Missing from the courtroom was her longtime partner, Marla Stevens, whom Aviva named in a lawsuit, claiming that she benefited from the embezzlement.When the Star interviewed IE's Sarris, they only attributed positive comments about Marla Stevens to Sarris unlike the more negative attributes Witosky attributes to Sarris. He also has information about former ACLU of Indiana Executive Director Sheila Kennnedy firing Stevens as a volunteer lobbyist because she took legislative views opposite the association's position on legislation. Interstingly, Kennedy regularly contributes a guest column to the Star so it's not like she isn't someone the Star would have interviewed in doing its earlier story on the couple. My only disappintment in Witosky's story is his omission of Marla's notorious defamatory post at the Bilerico blog on former 7th District congressional candidate, Kris Kiser, Indiana's first openly gay congressional candidate. It helps put context to the $25,000 the couple gave to U.S. Rep. Andre Carson and the $8,000 they gave to his grandmother, the late U.S. Rep. Julia Carson, who faced Kiser in that primary election.
From Indianapolis to Des Moines, the alleged criminal exploits of Phyllis Stevens and wonder over Marla's role have become hot topics of speculation among friends, foes and acquaintances.
Guinn, 81, a resident of Des Moines' Sherman Hill neighborhood and longtime progressive activist, said of Phyllis Stevens, "Obviously I didn't know her as well as I thought. She always was the kind of person that seemed thoughtful, who understood the issues. Of course, I always enjoy people who agree with me."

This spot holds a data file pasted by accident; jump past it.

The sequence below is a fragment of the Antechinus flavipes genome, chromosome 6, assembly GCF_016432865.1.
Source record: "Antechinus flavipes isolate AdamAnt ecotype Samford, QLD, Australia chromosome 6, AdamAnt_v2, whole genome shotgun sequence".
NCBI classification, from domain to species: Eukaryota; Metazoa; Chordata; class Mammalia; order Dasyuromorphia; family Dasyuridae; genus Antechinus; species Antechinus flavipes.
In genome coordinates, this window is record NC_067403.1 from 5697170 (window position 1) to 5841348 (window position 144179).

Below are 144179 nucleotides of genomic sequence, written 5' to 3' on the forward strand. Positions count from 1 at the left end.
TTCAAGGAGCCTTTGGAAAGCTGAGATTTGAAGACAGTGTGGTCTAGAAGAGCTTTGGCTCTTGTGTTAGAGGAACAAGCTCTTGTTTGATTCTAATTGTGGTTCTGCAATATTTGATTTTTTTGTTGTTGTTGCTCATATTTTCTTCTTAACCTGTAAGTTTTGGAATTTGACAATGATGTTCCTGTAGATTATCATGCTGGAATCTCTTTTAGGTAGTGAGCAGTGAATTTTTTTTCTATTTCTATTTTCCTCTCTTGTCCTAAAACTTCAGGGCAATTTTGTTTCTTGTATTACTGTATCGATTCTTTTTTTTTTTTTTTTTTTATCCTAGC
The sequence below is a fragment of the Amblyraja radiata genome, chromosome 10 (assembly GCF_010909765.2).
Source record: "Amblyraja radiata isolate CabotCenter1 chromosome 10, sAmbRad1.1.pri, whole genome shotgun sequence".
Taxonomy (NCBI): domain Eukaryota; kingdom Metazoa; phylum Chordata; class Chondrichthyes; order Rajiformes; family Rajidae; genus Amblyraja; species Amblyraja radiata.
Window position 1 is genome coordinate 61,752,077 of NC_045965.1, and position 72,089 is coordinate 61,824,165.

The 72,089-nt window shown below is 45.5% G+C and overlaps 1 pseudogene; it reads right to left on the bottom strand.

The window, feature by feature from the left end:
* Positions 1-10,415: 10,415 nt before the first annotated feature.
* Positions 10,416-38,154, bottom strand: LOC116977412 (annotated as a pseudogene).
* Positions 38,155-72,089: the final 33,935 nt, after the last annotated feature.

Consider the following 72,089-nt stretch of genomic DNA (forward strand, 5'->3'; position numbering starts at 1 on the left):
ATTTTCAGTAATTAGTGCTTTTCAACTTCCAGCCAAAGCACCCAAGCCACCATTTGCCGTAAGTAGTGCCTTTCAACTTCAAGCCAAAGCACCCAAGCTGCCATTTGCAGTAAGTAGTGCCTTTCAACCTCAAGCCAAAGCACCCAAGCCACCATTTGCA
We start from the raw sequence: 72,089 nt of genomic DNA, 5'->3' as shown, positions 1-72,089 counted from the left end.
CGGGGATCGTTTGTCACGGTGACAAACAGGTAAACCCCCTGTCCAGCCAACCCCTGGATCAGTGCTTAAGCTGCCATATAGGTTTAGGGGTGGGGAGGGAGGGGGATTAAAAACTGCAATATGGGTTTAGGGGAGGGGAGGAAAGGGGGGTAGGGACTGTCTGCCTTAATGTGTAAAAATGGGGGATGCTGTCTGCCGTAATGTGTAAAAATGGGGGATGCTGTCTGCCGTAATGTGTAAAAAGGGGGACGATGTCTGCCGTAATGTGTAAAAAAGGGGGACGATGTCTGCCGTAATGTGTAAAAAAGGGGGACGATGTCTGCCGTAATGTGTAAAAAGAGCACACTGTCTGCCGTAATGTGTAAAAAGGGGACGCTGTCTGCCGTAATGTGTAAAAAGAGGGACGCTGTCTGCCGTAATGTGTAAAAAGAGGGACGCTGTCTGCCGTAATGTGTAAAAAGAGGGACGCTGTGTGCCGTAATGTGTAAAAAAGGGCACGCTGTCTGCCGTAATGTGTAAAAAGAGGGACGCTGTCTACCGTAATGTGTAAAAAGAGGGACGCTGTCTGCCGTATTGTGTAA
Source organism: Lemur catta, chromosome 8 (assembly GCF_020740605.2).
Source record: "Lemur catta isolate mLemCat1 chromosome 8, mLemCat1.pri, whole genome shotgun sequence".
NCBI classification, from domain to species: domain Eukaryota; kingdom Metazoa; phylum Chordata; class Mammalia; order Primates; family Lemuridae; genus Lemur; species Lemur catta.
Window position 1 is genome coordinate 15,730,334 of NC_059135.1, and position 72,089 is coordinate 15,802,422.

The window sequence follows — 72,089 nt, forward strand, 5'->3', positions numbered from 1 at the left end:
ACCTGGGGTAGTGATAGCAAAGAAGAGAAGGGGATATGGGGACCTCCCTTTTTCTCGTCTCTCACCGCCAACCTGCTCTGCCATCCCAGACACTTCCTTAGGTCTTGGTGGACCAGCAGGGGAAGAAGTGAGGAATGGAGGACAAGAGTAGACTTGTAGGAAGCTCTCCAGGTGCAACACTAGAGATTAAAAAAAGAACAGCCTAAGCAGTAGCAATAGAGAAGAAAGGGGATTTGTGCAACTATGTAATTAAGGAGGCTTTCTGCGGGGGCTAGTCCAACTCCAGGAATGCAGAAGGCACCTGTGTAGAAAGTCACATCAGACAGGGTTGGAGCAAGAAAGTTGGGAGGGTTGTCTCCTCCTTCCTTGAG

But others who knew the couple during their many years in Indianapolis have another view. They contend that this episode in many ways was predictable.
"I've always thought both of them to be troubled because they always struck me as individuals who seemed vulnerable in very many ways," said Sheila Kennedy, former executive director of the Indiana Civil Liberties Union and now a professor at Indiana University/Purdue University in Indianapolis.
"Phyllis was the satellite and Marla was the planet that Phyllis circled." . . .
Marla Stevens established a reputation as a gay rights advocate in Indiana with a flair for dramatics. In 1998, for instance, she disrupted a meeting in Anderson, Ind., of people supporting legislation to prohibit gay couples from adopting children.
Indiana State Rep. Woody Burton, a conservative Republican, remembers his confrontation with Marla Stevens.
"We were trying to meet, and she does all she can to disrupt it. She tried to keep the meeting from starting by lying down on the floor in front of the entrance. Then when we went into a different room, she got in and lay down on the table," Burton recalled.
The 6-foot 1-inch Marla Stevens also spent about 45 minutes shouting at her opponents, Burton said. "We had to have her arrested so we could meet."
Kathy Sarris, president of the gay rights group Indiana Equality, said that Marla Stevens' disruption mobilized opposition to the conservatives and kept the legislation from being approved.
"If she hadn't gotten the attention, I doubt the bill could have been stopped," Sarris said. "When people heard what she did, they came out from all over the state to support us."
But Sarris and Kennedy, the former Indiana ACLU director, also said they experienced another side of Marla Stevens - a person difficult to deal with when they disagreed with her.
For example, Kennedy said she terminated Marla Stevens' position as an unpaid lobbyist for the Indiana ACLU after learning that she had taken positions on bills contrary to the association's position on hate crimes legislation.